The Hunger Games Rules. . .

27 Sep

I first heard rumblings of The Hunger Games a few years ago when one of my former students—a boy I called Johnny even though his name was not Johnny—stopped me in the hallway and said:

Have you read The Hunger Games?  It’s the BEST book ever!

Considering that I could never get Johnny to read anything other than Manga when he was in my class, I figured The Hunger Games HAD to be pretty good.  Any book that could hook Johnny had potential because Johnny wasn’t easy to hook.

So I stopped by the bookstore on the way home from school, bought me a copy, and started reading—and like Johnny, I was hooked.  It was one of those titles that I couldn’t stop thinking about and that I couldn’t put down.

What makes The Hunger Games so remarkable to me is that it is a violent, blow ’em up, rock ’em, sock ’em robot kind of book.  Almost every chapter sees the main character—Katniss Everdeen—in a predicament fit only for an imagination.  She’s chased by horrible creatures, hunted by horrible kids, and forced to do horrible things.

All while becoming the star of one of the most shocking reality shows of all time—a show brewed up by an evil government to punish their citizens by pitting 24 kids against each other in a fight to the death on live television.

Crazy, isn’t it?

Each death is broadcast on a nightly program that captures the attention of the entire nation.  Each act of brutality is celebrated by a country.

What made The Hunger Games different from all of the other gory books I’ve read in my life though—and I’ve read a bunch of gory books—is that there are characters that I really learn to love.  Katniss shows immense kindness and integrity while fighting in the arena, protecting a much younger, much sweeter girl named Rue and Peeta, her partner from her home district.

That’s cool, isn’t it?  Kind of an unexpected twist that makes her more human to me.

And The Hunger Games is full of interesting moral questions:

  1. Should we stand up to power when the powerful are making choices that are horrible?
  2. Would we act with character and class even in circumstances that are completely out of our control?
  3. Could we become horrible people if it meant protecting our own lives?

Those kinds of questions kept me wondering throughout The Hunger Games…and wondering is one of my favorite things to do.  Even better, those questions keep me wondering even today—and when a book makes me wonder long after I’ve finished reading it, it’s a-okay to say the least.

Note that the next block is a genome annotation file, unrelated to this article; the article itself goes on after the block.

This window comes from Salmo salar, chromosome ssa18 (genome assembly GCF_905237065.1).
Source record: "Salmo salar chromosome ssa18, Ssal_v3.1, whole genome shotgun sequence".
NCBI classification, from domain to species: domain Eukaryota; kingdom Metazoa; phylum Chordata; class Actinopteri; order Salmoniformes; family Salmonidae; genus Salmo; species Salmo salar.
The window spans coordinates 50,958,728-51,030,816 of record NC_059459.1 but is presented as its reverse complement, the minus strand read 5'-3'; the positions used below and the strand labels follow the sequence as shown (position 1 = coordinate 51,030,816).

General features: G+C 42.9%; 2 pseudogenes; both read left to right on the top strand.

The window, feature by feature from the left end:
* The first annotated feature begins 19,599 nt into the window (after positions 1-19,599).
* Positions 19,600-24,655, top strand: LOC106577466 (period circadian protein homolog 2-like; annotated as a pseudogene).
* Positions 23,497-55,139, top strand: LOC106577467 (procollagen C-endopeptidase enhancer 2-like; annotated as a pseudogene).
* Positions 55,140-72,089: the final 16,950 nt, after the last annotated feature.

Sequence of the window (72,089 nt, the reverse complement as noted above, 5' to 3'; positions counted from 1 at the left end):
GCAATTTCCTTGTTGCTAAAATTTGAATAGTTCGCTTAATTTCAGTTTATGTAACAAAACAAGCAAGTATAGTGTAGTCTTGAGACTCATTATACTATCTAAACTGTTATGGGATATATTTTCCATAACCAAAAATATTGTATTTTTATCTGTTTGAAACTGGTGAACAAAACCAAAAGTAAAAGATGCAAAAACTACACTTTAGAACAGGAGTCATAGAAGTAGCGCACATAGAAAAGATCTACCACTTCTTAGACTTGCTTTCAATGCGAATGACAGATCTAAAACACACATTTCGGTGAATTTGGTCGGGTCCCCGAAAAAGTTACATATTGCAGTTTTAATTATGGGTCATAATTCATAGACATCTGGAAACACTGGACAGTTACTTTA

The Hunger Games Rating:  Way100

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18 Responses to “The Hunger Games Rules. . .”

  1. Brent September 27, 2010 at 11:49 pm #

    Okay it was a okay book but okay is not great.

    MR Ferriter says

    violent, blow ‘em up, rock ‘em, sock ‘em robot kind of book. Almost every chapter sees the main character—Katniss Everdeen—in a predicament fit only for an imagination. She’s chased by horrible creatures, hunted by horrible kids, and forced to do horrible things.

    well I think some chapters were predictable. on top of it all the beginning made sense but was very boring actually it seemed very boring some parts could have been taken out they spend to long explaining her jobs and her friends there was like 10 pages on how she hunts and sells it. I might of started the story like

    Katniss Everdeen is a 16 year ld girl who lives with her sister (Prim) she also lives with her mother. The place they live is Panem which is divided into 12 disticts and the family of three lives in district 12.
    that would be my first page except I would stretch it out and talk about everything more.Talk about the past

    Suzan collins turned the book around once the games started.

    Mr.Ferriter says

    What made The Hunger Games different from all of the other gory books I’ve read in my life though—and I’ve read a bunch of gory books—is that there are characters that I really learn to love. Katniss shows immense kindness and integrity while fighting in the arena, protecting a much younger, much sweeter girl named Rue and Peeta, her partner from her home district.

    That’s cool, isn’t it? Kind of an unexpected twist that makes her more human to me.

    well in all gory books you read you really should get to know the characters most there is a nice person two people are friends the something happens like one is a vampire but hunger games didn’t have a vampire so that does make it interesting.most books there is someone who tries to be a hero usually
    wins

    well it was a good book

    way:70

    • alex ram September 29, 2010 at 12:57 am #

      70?!?!

      The rating this book deserved was givin by mr.ferriter. Even though part 1 was long and made you want to put the book down, it includes story behind the main event and also has introduction to the charachters.

      Brent says

      I think some chapters were predictable

      I think you are correct, you could kind of see where everything was going in some chapters, but rating it a way 70? at least 75.

      part 2 does change things around and you could tell that it would. once in the games, you get to see her respectable charachter in action in a fight to the death, arena style. There would be no point in reading further if you did not see reason in part one at all.
      Now for the good stuff. I think the action was very amazing and I was awestruck at how Suzanne Collins described the actions and thoughts of Katniss, the main charachter and how she defeated her enemys in multiple, creative ways. normally when you think fight to the death, you think Boom, and there dead, but the limited recourses in the games make it an interesting read as well.

      what you think the first page should be, is not elaborated enough. that would leave readers questioning about the rest of the story, particularly the exposition.

      If I were to rate this book on the way scale, it would be a way95. i think way 100 is too jurrastic after explaining part 1, but the others ALMOST made up for the whole boredom debate

      WAY: 95

      HOW IS THIS PUSHBACK??

      are you ALWAYS right?

      i guess we’ll find out

      • Brent September 29, 2010 at 6:57 pm #

        Okay no alex

        Part 1 was so brutally boring almost stopped there, I read the whole red pyramid so I know when a book gets really boring. Part 2 was not even that great it was a little brutal.